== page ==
THIS article on Matthew Basanovic's very tough Ford XY Falcon with a blown 383 Cleveland motor was originally published in the March 2013 issue of Street Machine magazine.
FIFTEEN years ago, Mathew ‘Mardo’ Basanovic swapped a five-litre VN Commodore for a freshly painted XY Falcon shell in pieces, leaving people wondering what the young mechanic was thinking. “They’re just cool cars, really. I got it off a mate who couldn’t finish it and I was originally going to put it together and sell it but when I saw it finished it was too good to sell,” he explains. Mardo and a mate screwed together a super-tough 465rwhp aspirated 383ci Cleveland for regular street duties, which stood up to years of abuse — until a cruise in 2010 ended with a tow home.
“One weekend we took it for a drive and the Clevo split a bore. We pulled the motor out and decided to freshen up the engine bay, and that turned into a full rebuild,” says Mardo, reciting a familiar tale. The stuffed Ford block was turfed and the rotating assembly crammed into another motor. “I ended up putting a blower on it — I’d never had a blown car and I liked the look and the noise,” he says. “With the blower on five pounds of boost, E85 and a nice, fat reliable tune it makes 605hp at the tyres. It’s awesome — even at 120km/h you can just stand on it and it smokes the tyres!”
With the engine sorted, the shell was handed to Mardo’s younger brother, Kresi, a qualified panel beater and spray painter who was charged with breathing new life into the 15-year-old bodywork. “He repaired it, tubbed it, did the engine plate, put a new trans tunnel in it. In fact, the only thing he didn’t do was the ’cage,” Mardo says. He’s clearly immensely proud of his brother’s work. The body is largely stock, albeit silky smooth as the result of the many hours lavished on the metal. “He was working on the car for six months after-hours,” he says. That attention to detail has clearly paid off. The panels are wrapped in layers of custom-mixed Sky Blue — the same colour it was 15 years earlier as a pile of parts. “It looked good that shade, so we kept it,” Mardo explains.
He continues: “When I built the car the first time, I was working on a budget and I couldn’t afford chrome.” As a result, the bumpers and all the dressings that are usually chrome were finished in silver, a refreshingly different look. The upgrades this time around weren’t merely cosmetic, however. To fill out the tubs that Kresi had welded in, Mardo chose a set of 20x12 billet wheels wearing massive 345/25R20 rubber on the rear — boots big enough to harness the phenomenal power of the blown Clevo.
Hiding behind the wheels are massive six-piston VTTR brakes, though they’re just the start of the high-tech tricks and heavy duty components decorating the detailed undercarriage. “It’s got the RRS rack and pinion in the front and coil-overs replacing the standard suspension. Kresi cut out the factory strut towers and replaced them with RRS struts.” The rest of the engine bay was sheeted and smoothed, with a Wilwood hydraulic pedal box moving the brakes under the dash.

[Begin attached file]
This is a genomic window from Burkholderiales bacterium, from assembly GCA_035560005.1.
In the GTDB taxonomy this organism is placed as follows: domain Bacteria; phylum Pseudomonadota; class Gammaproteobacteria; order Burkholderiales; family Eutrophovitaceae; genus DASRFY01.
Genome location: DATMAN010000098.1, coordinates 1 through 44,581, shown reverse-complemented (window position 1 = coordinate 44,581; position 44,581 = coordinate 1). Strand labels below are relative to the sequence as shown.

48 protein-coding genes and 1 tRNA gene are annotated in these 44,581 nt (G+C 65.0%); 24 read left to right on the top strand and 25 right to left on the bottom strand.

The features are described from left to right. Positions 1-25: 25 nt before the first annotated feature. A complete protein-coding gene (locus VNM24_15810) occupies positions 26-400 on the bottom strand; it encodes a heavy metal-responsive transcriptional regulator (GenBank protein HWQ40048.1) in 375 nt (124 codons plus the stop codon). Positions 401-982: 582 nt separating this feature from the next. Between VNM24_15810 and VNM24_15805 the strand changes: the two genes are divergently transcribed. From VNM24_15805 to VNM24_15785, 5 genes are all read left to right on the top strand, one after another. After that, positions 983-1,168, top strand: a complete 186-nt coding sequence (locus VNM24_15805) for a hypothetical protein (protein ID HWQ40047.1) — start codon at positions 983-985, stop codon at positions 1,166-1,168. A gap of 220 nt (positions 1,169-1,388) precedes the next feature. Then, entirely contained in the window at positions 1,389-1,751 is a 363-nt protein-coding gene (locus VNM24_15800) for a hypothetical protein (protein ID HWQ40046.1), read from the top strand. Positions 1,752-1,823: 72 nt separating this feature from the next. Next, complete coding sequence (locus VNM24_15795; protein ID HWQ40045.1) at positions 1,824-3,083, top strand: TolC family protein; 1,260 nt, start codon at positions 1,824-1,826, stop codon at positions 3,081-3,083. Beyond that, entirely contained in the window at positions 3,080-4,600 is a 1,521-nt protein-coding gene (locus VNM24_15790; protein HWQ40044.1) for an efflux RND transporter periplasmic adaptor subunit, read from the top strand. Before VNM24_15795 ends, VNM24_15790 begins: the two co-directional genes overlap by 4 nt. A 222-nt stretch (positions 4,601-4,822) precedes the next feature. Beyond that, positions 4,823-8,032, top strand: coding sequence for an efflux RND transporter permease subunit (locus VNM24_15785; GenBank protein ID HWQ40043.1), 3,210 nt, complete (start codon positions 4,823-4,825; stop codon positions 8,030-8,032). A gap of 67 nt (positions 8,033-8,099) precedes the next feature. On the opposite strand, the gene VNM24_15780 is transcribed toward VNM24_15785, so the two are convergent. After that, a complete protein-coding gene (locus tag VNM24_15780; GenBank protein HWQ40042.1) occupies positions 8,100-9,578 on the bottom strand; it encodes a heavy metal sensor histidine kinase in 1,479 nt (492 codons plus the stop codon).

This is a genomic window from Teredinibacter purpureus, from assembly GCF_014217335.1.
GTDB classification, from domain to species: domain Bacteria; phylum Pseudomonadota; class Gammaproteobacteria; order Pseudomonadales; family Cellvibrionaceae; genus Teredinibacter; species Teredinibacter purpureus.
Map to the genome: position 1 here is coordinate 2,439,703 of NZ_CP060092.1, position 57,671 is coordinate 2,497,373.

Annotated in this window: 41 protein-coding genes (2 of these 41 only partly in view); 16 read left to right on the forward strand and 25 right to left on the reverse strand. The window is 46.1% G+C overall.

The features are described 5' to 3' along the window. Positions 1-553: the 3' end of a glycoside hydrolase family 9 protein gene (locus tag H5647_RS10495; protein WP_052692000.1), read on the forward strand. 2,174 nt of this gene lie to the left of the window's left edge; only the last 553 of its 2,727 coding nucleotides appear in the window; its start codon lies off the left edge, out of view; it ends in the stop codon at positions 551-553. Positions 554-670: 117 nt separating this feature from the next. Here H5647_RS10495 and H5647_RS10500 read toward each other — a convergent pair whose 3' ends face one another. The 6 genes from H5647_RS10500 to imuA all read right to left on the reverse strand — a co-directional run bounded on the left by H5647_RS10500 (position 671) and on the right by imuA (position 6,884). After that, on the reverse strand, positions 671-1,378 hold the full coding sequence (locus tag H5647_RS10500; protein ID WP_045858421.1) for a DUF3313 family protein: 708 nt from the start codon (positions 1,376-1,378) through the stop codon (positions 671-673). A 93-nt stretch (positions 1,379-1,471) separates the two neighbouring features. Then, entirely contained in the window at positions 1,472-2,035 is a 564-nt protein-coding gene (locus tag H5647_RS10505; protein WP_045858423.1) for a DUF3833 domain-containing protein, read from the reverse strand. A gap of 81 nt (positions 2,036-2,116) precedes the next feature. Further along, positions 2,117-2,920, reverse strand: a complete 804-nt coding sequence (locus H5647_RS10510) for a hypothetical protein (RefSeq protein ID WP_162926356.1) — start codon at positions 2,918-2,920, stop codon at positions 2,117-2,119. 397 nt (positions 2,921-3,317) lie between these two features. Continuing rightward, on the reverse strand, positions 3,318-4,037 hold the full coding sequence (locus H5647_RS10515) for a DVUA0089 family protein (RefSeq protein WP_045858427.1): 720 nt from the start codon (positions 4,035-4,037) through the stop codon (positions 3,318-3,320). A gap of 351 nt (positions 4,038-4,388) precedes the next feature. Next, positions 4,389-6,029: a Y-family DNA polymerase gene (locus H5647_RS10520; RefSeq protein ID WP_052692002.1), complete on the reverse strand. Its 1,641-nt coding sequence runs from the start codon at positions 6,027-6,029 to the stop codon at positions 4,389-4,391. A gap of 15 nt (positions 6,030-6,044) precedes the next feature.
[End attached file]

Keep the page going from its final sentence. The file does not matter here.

So what prompted the front end swap? “It was all to make room for the pipes, as in the beginning there wasn’t much space. It’s also easier to work on, and it looks great.” Out the back, a sheet-metal 9in hangs in a unique suspension set-up that borrows from both old and new schools. A coil-over four-link with Panhard bar keeps the rear-end aligned, while a single leaf and Caltrac combo solves any axle tramp problems in traditional style.
Complementing the fresh paint is a full interior rework by Steve at All Trim, replacing the previous all-white trim. “The white looked good but I hated it because it was always dirty,” Mardo explains. “I thought: ‘There aren’t any cars with all-blue trim’ but when I started telling people, they told me I was crazy. I was worried it was going to look shit but I love it.” The whole trim was completed in the week before Summernats — all the more impressive when you consider that includes custom door trims, mounting the floating shifter, modifying the dash fascia for Auto Meter gauges, building everything around the tightly tucked rollcage and retrofitting the bench seat from an XF ute, sans headrests.
“You get away with a lot more at the ’Nats with the blower,” Mardo cheekily lets slip, and that’s what he and the XY have become known for since the car’s reboot. But with the custom seatbelts installed, the car’s future is on the street — anchorage points for the baby seats are currently being sorted so he can enjoy it with his young family.
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Street Machine is the bible of Aussie modified auto culture, celebrating wild muscle cars, customs and hot rods – and the incredible humans who create them.
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